They are showing aggressiveness
Dogs have different moods ranging from scared to cheery. All behaviors happen for a reason and aggression is no different. If your dog gives you a hard stare with a stiff posture, you should back away and never stare down.
Such staring is considered threatening and aggressive, some dogs retain this attitude from their wolf ancestors.
Aggression comes from fear, stress, self-defence or with the intent of making the unpleasant stop. You should first try to understand your dog’s reactivity and remove the source of your dog’s aggression.
If your dog continues to give you a hard stare and shows aggressive body language and this becomes a regular behavior, you should seek immediate help from a professional trainer or behaviorist.
They are confused
Remember that cute tilted head stare your dog gives you during training? Your dog is probably trying to figure out what you mean and is a bit confused.
It could have been much easier if we all knew the same language. If your dog answers your command with just a stare – it doesn’t mean he’s wilfully disobedient. He’s just confused. it’s the time to backtrack your training to ensure your pup understands you.
They want direction
Your well-trained dog might stare at you expecting a cue. For example, when they are in midst of training or an activity they may stare up at you to determine the next step.
They need protection
Does your dog keep an eye on you when he poops? When a dog defecates, he’s relatively defenseless. The reason for him staring up to you for reassurance that you will protect him at a vulnerable moment. This is often termed as the poop-stare.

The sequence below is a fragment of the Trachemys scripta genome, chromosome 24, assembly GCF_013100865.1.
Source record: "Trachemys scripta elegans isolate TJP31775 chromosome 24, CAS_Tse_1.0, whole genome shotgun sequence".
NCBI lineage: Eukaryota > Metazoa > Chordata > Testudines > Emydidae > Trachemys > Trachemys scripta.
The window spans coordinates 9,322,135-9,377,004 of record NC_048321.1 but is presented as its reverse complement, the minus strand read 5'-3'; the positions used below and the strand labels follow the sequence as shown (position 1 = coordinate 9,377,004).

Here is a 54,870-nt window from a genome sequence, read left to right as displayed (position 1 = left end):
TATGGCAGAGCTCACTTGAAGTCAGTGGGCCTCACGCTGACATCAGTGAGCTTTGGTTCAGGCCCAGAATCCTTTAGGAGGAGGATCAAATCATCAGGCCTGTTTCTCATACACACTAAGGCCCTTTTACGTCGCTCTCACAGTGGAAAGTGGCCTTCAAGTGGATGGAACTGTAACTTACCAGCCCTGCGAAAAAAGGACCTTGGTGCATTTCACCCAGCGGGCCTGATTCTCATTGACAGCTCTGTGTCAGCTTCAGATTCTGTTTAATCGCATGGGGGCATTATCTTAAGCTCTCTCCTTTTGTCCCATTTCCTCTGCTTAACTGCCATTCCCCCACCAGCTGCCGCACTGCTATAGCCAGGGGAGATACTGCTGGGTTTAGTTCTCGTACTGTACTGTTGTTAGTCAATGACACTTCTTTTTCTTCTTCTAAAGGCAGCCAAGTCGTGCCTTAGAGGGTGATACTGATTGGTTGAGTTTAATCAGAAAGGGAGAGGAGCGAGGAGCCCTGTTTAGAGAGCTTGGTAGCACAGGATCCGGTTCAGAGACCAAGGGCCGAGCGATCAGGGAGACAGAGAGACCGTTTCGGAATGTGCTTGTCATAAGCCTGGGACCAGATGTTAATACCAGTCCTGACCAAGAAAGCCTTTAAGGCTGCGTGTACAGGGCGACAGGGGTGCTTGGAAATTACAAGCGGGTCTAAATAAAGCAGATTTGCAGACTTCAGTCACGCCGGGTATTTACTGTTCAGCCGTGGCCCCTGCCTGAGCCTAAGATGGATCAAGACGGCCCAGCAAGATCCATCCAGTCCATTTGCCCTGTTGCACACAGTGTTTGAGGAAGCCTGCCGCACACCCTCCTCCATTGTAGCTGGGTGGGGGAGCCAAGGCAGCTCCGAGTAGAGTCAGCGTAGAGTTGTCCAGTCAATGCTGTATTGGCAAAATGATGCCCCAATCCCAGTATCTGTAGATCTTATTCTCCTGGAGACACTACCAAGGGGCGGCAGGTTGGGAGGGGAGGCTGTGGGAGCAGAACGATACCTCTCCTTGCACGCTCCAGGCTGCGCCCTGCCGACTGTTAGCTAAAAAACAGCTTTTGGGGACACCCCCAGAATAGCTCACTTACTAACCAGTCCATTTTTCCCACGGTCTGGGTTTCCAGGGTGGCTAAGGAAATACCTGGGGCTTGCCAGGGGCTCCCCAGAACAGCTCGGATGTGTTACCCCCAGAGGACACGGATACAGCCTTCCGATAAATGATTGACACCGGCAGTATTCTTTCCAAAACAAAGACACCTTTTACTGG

They have cognitive dysfunction
The final reason that dogs stare is a sign of an illness unknown. Some of the other symptoms of canine cognitive dysfunction includes anxiety, restlessness, roving around aimlessly, extreme irritability, decreased desire to play, and confusion.
Make sure you check with a medical professional if you observe any unusual signs concurrent with your dog’s quirk of staring at you.
What you should do?
Never assume that a dog’s stare is friendly or aggressive. They must be trying to communicate something much more specific. Pay attention to the rest of their body language before making any conclusion.
Dogs are intelligent species. It’s up to us, the owner to either listen or train the dog. Knowing your dog’s personality will grow the healthy dog-human relationship unsullied and would continue to grow the special bond.
Seek consultation with your veterinarian or a veterinary behaviorist if your dog’s stare takes a dark turn towards aggression.
Benefits of dog staring
Apart from being a tool to show affection, his undivided attention makes it easy to train him.
This intense eye contact with your dog helps you boost your dog’s performance at sports.
It is a lot easier to train a focused dog which explains why eye contact is the key to teach meaningful dog behavior techniques.